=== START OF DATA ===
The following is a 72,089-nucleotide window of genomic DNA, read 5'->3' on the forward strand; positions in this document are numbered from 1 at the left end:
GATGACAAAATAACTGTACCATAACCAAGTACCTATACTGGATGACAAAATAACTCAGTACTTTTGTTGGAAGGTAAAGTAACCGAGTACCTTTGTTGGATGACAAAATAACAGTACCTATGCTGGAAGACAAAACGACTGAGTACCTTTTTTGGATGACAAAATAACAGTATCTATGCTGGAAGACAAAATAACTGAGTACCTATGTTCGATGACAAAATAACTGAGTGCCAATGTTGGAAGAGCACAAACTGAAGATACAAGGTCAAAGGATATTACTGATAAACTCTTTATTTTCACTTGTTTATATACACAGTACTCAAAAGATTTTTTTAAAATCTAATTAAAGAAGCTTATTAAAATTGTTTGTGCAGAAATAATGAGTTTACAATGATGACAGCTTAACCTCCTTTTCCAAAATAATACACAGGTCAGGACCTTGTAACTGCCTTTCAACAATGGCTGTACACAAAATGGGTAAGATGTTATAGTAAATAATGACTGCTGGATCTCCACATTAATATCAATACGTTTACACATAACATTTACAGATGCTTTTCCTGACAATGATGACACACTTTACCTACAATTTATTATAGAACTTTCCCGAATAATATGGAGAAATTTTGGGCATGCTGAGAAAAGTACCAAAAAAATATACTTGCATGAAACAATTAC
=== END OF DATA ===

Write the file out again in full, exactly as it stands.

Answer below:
The following is a 72,089-nucleotide window of genomic DNA, read 5'->3' on the forward strand; positions in this document are numbered from 1 at the left end:
GATGACAAAATAACTGTACCATAACCAAGTACCTATACTGGATGACAAAATAACTCAGTACTTTTGTTGGAAGGTAAAGTAACCGAGTACCTTTGTTGGATGACAAAATAACAGTACCTATGCTGGAAGACAAAACGACTGAGTACCTTTTTTGGATGACAAAATAACAGTATCTATGCTGGAAGACAAAATAACTGAGTACCTATGTTCGATGACAAAATAACTGAGTGCCAATGTTGGAAGAGCACAAACTGAAGATACAAGGTCAAAGGATATTACTGATAAACTCTTTATTTTCACTTGTTTATATACACAGTACTCAAAAGATTTTTTTAAAATCTAATTAAAGAAGCTTATTAAAATTGTTTGTGCAGAAATAATGAGTTTACAATGATGACAGCTTAACCTCCTTTTCCAAAATAATACACAGGTCAGGACCTTGTAACTGCCTTTCAACAATGGCTGTACACAAAATGGGTAAGATGTTATAGTAAATAATGACTGCTGGATCTCCACATTAATATCAATACGTTTACACATAACATTTACAGATGCTTTTCCTGACAATGATGACACACTTTACCTACAATTTATTATAGAACTTTCCCGAATAATATGGAGAAATTTTGGGCATGCTGAGAAAAGTACCAAAAAAATATACTTGCATGAAACAATTAC